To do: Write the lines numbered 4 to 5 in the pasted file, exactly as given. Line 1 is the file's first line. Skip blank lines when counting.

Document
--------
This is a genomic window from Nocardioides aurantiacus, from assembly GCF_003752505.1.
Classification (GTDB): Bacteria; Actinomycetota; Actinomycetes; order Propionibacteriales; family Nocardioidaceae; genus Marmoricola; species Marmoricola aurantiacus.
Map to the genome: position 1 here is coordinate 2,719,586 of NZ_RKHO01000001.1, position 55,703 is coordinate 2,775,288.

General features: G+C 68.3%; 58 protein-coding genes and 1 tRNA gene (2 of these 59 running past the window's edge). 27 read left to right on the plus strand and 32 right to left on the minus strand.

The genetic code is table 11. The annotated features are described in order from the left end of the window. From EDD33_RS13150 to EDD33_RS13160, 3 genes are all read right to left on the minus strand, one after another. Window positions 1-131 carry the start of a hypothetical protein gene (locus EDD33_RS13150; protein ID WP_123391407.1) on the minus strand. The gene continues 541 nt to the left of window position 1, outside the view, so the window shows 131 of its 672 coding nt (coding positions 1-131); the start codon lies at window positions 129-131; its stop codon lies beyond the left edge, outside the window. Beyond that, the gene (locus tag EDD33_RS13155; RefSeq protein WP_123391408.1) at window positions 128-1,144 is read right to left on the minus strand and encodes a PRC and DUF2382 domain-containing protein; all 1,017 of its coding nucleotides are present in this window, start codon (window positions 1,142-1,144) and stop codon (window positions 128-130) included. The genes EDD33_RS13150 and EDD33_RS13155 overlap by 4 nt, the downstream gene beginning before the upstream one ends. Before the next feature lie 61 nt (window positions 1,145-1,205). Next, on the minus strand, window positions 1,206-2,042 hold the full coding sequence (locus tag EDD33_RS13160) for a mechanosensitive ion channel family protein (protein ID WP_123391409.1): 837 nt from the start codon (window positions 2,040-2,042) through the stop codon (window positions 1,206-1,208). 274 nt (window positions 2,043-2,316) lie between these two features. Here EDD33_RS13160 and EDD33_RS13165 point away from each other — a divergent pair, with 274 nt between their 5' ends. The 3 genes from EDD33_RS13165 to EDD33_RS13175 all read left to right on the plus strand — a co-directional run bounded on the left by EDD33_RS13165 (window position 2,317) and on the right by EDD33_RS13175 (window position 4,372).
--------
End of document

General features: G+C 68.3%; 58 protein-coding genes and 1 tRNA gene (2 of these 59 running past the window's edge). 27 read left to right on the plus strand and 32 right to left on the minus strand.

The genetic code is table 11. The annotated features are described in order from the left end of the window. From EDD33_RS13150 to EDD33_RS13160, 3 genes are all read right to left on the minus strand, one after another. Window positions 1-131 carry the start of a hypothetical protein gene (locus EDD33_RS13150; protein ID WP_123391407.1) on the minus strand. The gene continues 541 nt to the left of window position 1, outside the view, so the window shows 131 of its 672 coding nt (coding positions 1-131); the start codon lies at window positions 129-131; its stop codon lies beyond the left edge, outside the window. Beyond that, the gene (locus tag EDD33_RS13155; RefSeq protein WP_123391408.1) at window positions 128-1,144 is read right to left on the minus strand and encodes a PRC and DUF2382 domain-containing protein; all 1,017 of its coding nucleotides are present in this window, start codon (window positions 1,142-1,144) and stop codon (window positions 128-130) included. The genes EDD33_RS13150 and EDD33_RS13155 overlap by 4 nt, the downstream gene beginning before the upstream one ends. Before the next feature lie 61 nt (window positions 1,145-1,205). Next, on the minus strand, window positions 1,206-2,042 hold the full coding sequence (locus tag EDD33_RS13160) for a mechanosensitive ion channel family protein (protein ID WP_123391409.1): 837 nt from the start codon (window positions 2,040-2,042) through the stop codon (window positions 1,206-1,208). 274 nt (window positions 2,043-2,316) lie between these two features. Here EDD33_RS13160 and EDD33_RS13165 point away from each other — a divergent pair, with 274 nt between their 5' ends. The 3 genes from EDD33_RS13165 to EDD33_RS13175 all read left to right on the plus strand — a co-directional run bounded on the left by EDD33_RS13165 (window position 2,317) and on the right by EDD33_RS13175 (window position 4,372).